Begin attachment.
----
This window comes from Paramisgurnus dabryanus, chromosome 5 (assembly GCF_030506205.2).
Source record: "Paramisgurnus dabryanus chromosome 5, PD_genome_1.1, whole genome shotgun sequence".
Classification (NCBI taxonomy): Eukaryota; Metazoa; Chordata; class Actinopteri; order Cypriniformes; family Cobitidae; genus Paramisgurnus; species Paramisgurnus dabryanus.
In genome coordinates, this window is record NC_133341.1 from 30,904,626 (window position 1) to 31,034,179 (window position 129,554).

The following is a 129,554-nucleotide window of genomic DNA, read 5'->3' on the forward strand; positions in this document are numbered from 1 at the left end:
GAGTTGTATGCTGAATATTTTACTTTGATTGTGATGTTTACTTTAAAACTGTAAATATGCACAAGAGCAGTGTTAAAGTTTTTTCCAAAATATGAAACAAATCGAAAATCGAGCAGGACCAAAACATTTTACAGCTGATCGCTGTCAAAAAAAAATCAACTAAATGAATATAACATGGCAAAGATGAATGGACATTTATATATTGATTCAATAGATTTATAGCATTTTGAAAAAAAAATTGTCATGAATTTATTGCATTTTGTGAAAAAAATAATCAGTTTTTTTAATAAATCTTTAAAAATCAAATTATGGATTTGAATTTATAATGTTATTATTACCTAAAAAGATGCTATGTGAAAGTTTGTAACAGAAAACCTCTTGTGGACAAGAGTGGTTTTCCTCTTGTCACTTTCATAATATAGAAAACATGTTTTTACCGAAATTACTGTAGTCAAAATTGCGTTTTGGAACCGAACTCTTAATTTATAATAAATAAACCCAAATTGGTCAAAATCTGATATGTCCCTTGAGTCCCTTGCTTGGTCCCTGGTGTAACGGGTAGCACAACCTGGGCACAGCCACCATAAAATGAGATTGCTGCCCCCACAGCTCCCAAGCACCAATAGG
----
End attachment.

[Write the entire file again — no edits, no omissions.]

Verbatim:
This window comes from Paramisgurnus dabryanus, chromosome 5 (assembly GCF_030506205.2).
Source record: "Paramisgurnus dabryanus chromosome 5, PD_genome_1.1, whole genome shotgun sequence".
Classification (NCBI taxonomy): Eukaryota; Metazoa; Chordata; class Actinopteri; order Cypriniformes; family Cobitidae; genus Paramisgurnus; species Paramisgurnus dabryanus.
In genome coordinates, this window is record NC_133341.1 from 30,904,626 (window position 1) to 31,034,179 (window position 129,554).

The following is a 129,554-nucleotide window of genomic DNA, read 5'->3' on the forward strand; positions in this document are numbered from 1 at the left end:
GAGTTGTATGCTGAATATTTTACTTTGATTGTGATGTTTACTTTAAAACTGTAAATATGCACAAGAGCAGTGTTAAAGTTTTTTCCAAAATATGAAACAAATCGAAAATCGAGCAGGACCAAAACATTTTACAGCTGATCGCTGTCAAAAAAAAATCAACTAAATGAATATAACATGGCAAAGATGAATGGACATTTATATATTGATTCAATAGATTTATAGCATTTTGAAAAAAAAATTGTCATGAATTTATTGCATTTTGTGAAAAAAATAATCAGTTTTTTTAATAAATCTTTAAAAATCAAATTATGGATTTGAATTTATAATGTTATTATTACCTAAAAAGATGCTATGTGAAAGTTTGTAACAGAAAACCTCTTGTGGACAAGAGTGGTTTTCCTCTTGTCACTTTCATAATATAGAAAACATGTTTTTACCGAAATTACTGTAGTCAAAATTGCGTTTTGGAACCGAACTCTTAATTTATAATAAATAAACCCAAATTGGTCAAAATCTGATATGTCCCTTGAGTCCCTTGCTTGGTCCCTGGTGTAACGGGTAGCACAACCTGGGCACAGCCACCATAAAATGAGATTGCTGCCCCCACAGCTCCCAAGCACCAATAGG